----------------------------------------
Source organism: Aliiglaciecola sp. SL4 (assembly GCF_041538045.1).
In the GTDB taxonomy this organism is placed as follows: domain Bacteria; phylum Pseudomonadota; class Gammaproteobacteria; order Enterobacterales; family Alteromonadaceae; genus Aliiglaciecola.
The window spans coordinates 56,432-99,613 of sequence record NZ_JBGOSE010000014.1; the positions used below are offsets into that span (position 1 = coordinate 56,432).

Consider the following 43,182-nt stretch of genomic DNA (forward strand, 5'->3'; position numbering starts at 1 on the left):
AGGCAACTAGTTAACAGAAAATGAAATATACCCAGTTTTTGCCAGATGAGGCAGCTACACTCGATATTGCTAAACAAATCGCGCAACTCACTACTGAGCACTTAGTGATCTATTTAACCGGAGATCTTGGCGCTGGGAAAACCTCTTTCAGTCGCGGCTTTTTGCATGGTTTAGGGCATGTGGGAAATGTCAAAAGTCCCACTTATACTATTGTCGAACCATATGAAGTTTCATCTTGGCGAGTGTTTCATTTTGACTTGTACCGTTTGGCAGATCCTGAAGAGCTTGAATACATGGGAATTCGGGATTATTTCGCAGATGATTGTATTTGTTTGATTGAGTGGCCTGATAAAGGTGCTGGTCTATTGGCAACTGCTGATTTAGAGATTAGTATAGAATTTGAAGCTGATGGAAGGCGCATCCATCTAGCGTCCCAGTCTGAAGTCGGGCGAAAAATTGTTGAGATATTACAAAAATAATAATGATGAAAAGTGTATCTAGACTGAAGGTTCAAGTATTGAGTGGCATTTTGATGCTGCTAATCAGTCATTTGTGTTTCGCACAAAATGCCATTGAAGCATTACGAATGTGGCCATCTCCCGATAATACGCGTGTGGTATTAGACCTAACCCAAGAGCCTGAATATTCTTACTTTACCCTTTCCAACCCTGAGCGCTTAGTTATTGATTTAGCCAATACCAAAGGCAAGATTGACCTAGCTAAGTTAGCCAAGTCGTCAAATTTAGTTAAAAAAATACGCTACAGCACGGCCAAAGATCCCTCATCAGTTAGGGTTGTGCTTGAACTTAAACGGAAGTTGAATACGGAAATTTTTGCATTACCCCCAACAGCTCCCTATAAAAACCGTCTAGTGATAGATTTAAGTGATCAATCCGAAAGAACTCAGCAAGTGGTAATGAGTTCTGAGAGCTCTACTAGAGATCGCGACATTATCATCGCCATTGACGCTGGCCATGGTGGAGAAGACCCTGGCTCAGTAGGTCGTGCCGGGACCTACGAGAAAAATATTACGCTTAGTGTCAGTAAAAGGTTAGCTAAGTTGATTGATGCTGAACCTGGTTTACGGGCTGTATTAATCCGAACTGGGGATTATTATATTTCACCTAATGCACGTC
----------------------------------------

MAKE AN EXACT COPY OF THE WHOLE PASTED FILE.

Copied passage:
Source organism: Aliiglaciecola sp. SL4 (assembly GCF_041538045.1).
In the GTDB taxonomy this organism is placed as follows: domain Bacteria; phylum Pseudomonadota; class Gammaproteobacteria; order Enterobacterales; family Alteromonadaceae; genus Aliiglaciecola.
The window spans coordinates 56,432-99,613 of sequence record NZ_JBGOSE010000014.1; the positions used below are offsets into that span (position 1 = coordinate 56,432).

Consider the following 43,182-nt stretch of genomic DNA (forward strand, 5'->3'; position numbering starts at 1 on the left):
AGGCAACTAGTTAACAGAAAATGAAATATACCCAGTTTTTGCCAGATGAGGCAGCTACACTCGATATTGCTAAACAAATCGCGCAACTCACTACTGAGCACTTAGTGATCTATTTAACCGGAGATCTTGGCGCTGGGAAAACCTCTTTCAGTCGCGGCTTTTTGCATGGTTTAGGGCATGTGGGAAATGTCAAAAGTCCCACTTATACTATTGTCGAACCATATGAAGTTTCATCTTGGCGAGTGTTTCATTTTGACTTGTACCGTTTGGCAGATCCTGAAGAGCTTGAATACATGGGAATTCGGGATTATTTCGCAGATGATTGTATTTGTTTGATTGAGTGGCCTGATAAAGGTGCTGGTCTATTGGCAACTGCTGATTTAGAGATTAGTATAGAATTTGAAGCTGATGGAAGGCGCATCCATCTAGCGTCCCAGTCTGAAGTCGGGCGAAAAATTGTTGAGATATTACAAAAATAATAATGATGAAAAGTGTATCTAGACTGAAGGTTCAAGTATTGAGTGGCATTTTGATGCTGCTAATCAGTCATTTGTGTTTCGCACAAAATGCCATTGAAGCATTACGAATGTGGCCATCTCCCGATAATACGCGTGTGGTATTAGACCTAACCCAAGAGCCTGAATATTCTTACTTTACCCTTTCCAACCCTGAGCGCTTAGTTATTGATTTAGCCAATACCAAAGGCAAGATTGACCTAGCTAAGTTAGCCAAGTCGTCAAATTTAGTTAAAAAAATACGCTACAGCACGGCCAAAGATCCCTCATCAGTTAGGGTTGTGCTTGAACTTAAACGGAAGTTGAATACGGAAATTTTTGCATTACCCCCAACAGCTCCCTATAAAAACCGTCTAGTGATAGATTTAAGTGATCAATCCGAAAGAACTCAGCAAGTGGTAATGAGTTCTGAGAGCTCTACTAGAGATCGCGACATTATCATCGCCATTGACGCTGGCCATGGTGGAGAAGACCCTGGCTCAGTAGGTCGTGCCGGGACCTACGAGAAAAATATTACGCTTAGTGTCAGTAAAAGGTTAGCTAAGTTGATTGATGCTGAACCTGGTTTACGGGCTGTATTAATCCGAACTGGGGATTATTATATTTCACCTAATGCACGTC